As the great baseball catcher and philosopher Yogi Berra noted, “When you come to a fork in the road, take it.” And in my opinion, we surely are at that juncture with human papillomavirus vaccination.
As the great baseball catcher and philosopher Yogi Berra noted, “When you come to a fork in the road, take it.” And in my opinion, we surely are at that juncture with human papillomavirus (HPV) vaccination.
First, consider the data related to the occurrence of cervical cancer and the effect of screening for this malignancy in the United States. A recent report, which examined the National Program of Cancer Registries and Surveillance, Epidemiology, and End Results database from 2001 to 2019, found more than 220,000 cases of cervical cancer recorded.1
Although there was a decrease in the overall incidence of this malignancy, for 1 group of women (aged 30-34 years) there was an increase in the cancer, theorized to be in part because of the change in recommendations in 2012 by the US Preventive Services Task Force to reduce the frequency of screening.1
In a report published in January 2023, investigators used the California Cancer Registry to examine data for 12,442 women 21 years or older who developed cervix cancer between 2009 and 2018. The findings showed, strikingly, that 17.4% were older than 65 years at the time of diagnosis.2 Of those, 71% presented with late-stage disease (stages II-IV), compared with 48% of those younger than 65 years. This report emphasizes the magnitude of the persistent, serious issue of cervical cancer incidence, despite the recognized societal benefits associated with standard-of-care screening.
Finally, another report published in November 2022 highlighted the issue of cost of routine cervical cancer screening in a setting where the value may be debated.3 In 1996 the US Preventive Services Task Force recommended against the procedure for women older than 65 years who are at average risk and had adequate prior screening.4 The report noted that although the extent of cervical cancer screening-related services in the older women has decreased over the past 2 decades, more than 1.3 million women aged 65 years or older had cervical screening in 2019 at a cost of more than $80 million, according to the Medicare database.3
But perhaps the most important study to highlight on the past and current demographics of cervical cancer is the January 2023 report from the American Cancer Society. It noted “a 65% drop in cervical cancer incidence during 2012 through 2019 among women in their early 20s, the first cohort to receive the [HPV] vaccine.”5
It is difficult to overstate the magnitude of this observation as well as the documented success of HPV vaccination as a strategy to prevent cancer.
Further, although it is appropriate to focus on the overall effectiveness of this vaccination approach to cancer prevention, it is also important to acknowledge its demonstrated safety. For instance, it is interesting to contrast the demonstrated clinical use of tamoxifen to reduce the incidence of and deaths from breast cancer with the significant adverse effects, including the risk of endometrial cancer.6 Critically, HPV vaccination is devoid of the risk for such serious toxicities.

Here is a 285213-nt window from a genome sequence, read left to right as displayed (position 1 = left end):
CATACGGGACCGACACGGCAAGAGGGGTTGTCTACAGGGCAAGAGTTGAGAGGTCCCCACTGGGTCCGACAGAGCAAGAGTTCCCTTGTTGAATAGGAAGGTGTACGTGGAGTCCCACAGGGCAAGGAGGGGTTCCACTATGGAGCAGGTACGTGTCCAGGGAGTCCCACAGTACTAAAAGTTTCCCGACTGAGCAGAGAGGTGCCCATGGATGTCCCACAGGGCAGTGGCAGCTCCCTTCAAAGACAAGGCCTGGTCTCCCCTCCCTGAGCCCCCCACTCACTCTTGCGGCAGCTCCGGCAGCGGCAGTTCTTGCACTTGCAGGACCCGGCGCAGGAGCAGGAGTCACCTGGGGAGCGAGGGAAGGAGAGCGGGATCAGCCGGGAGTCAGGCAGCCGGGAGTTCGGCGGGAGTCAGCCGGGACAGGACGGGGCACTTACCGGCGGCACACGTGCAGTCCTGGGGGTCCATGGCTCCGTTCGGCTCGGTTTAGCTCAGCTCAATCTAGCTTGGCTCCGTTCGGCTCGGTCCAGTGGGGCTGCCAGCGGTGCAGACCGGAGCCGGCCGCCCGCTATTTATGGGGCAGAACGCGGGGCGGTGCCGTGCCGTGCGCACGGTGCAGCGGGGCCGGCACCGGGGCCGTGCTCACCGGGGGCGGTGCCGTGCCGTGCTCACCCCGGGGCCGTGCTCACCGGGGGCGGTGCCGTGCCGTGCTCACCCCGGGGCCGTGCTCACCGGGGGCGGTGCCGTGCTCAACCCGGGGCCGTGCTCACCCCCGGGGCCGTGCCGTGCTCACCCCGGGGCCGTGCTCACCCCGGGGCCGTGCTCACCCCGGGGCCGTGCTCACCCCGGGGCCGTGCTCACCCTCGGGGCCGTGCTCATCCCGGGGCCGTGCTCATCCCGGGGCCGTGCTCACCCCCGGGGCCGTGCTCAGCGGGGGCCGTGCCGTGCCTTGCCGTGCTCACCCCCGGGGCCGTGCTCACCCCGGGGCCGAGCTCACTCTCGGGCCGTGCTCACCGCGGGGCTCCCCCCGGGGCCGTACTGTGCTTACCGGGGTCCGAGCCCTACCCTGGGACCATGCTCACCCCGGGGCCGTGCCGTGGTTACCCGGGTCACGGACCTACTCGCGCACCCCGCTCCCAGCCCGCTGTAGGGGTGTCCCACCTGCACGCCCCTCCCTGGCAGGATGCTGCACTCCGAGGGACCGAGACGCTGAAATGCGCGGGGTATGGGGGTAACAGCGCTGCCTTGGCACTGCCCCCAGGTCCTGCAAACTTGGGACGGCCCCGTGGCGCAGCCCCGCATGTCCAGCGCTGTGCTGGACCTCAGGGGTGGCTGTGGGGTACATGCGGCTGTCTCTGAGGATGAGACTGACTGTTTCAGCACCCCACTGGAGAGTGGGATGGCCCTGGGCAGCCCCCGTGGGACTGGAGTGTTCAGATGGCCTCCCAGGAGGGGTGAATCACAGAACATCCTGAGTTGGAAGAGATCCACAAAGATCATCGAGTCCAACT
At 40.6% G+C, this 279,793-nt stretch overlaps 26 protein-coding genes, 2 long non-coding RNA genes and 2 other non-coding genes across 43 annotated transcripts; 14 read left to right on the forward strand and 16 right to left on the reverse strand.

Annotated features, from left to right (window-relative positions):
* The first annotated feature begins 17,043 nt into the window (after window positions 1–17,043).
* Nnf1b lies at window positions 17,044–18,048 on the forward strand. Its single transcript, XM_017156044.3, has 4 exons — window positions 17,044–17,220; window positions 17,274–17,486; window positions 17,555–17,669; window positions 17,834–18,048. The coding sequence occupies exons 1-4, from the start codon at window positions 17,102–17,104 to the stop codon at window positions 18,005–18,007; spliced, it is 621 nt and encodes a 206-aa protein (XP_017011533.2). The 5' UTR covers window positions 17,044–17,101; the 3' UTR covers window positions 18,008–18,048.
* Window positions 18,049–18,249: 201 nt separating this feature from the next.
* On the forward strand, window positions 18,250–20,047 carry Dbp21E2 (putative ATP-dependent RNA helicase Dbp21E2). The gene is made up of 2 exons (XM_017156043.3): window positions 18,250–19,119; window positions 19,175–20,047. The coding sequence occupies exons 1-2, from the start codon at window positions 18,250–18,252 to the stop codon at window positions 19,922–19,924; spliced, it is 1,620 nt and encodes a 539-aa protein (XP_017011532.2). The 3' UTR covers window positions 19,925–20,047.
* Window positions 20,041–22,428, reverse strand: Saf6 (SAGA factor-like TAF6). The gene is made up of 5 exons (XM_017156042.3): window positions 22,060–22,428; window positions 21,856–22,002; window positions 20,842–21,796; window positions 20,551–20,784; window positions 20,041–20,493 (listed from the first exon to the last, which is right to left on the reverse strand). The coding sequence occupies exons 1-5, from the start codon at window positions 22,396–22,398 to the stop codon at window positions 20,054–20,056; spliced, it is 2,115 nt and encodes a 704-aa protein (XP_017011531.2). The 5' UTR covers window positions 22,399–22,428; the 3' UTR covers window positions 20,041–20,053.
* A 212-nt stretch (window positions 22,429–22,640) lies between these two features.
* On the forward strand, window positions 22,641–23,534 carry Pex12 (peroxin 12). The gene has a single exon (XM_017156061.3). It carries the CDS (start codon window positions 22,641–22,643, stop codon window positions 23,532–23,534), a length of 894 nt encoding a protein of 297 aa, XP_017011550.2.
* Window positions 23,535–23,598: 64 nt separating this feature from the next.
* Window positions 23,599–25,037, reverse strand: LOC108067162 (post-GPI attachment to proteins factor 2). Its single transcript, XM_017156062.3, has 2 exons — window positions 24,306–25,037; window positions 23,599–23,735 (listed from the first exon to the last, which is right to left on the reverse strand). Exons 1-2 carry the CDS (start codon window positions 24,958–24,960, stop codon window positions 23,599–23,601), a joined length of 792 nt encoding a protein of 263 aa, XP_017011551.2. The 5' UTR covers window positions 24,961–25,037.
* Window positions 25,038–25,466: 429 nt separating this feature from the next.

Yet, we are at a point in time when a scientifically valid, highly clinically relevant, and safe intervention that has a realistic potential to dramatically—a word that should rarely be employed in the medical literature—reduce the risk of cancer is questioned by a large segment of society.
The story of scientific advancements leading to effective therapeutics has been communicated many times over the past years , including the rapid development and subsequent implementation of safe and effective COVID-19 vaccination strategies, which leveraged many remarkably successful governmental/academic/ industry collaborations.7
Multiple reasons have been suggested for why a large segment of the US population distrusts the scientific and public health communities.8,9 The focus of this commentary is not on these hypotheses, regardless of how well demonstrated they may be, but rather to highlight the critical need for the situation to be fixed, and soon. And there is no greater issue to highlight than learning how to effectively communicate the objectively documented benefits and lack of harm associated with HPV vaccination.
As noted by Martin Rees in his provocative book If Science is to Save Us, “We live in a world where more and more of the decisions confronting governments involve scientific evidence. Obviously, pandemics and climate change have been at the forefront of our minds recently, but politics on health, energy and the environment all have a scientific dimension. However, these policies have economic, social, and ethical aspects as well. And on these aspects, scientists speak only as citizens. Yet if public debate is to rise above mere sloganeering, everyone needs to have enough of a ‘feel’ for science to avoid becoming bamboozled by propaganda and bad statistics.”10
Critical to the point of the commentary, Rees wrote: “What makes science seem forbidding is the technical vocabulary, the formulae, and so forth. Despite these impediments, the essence (albeit without the supportive arguments) can generally be conveyed by skilled communicators.”
There is no simple solution to the complexity of providing straightforward, objective, scientifically valid, nonthreatening, nonideological, and nonpolitical messaging of the enormous benefits of HPV vaccination before individuals become sexually active.
But in the interests of both individual and public health, we must vigorously continue to explore strategies to reduce the barriers that have led vaccine-hesitant and vaccine-resistant individuals to ignore a safe and effective approach to the future development of a life-changing—and life-shortening—cancer.11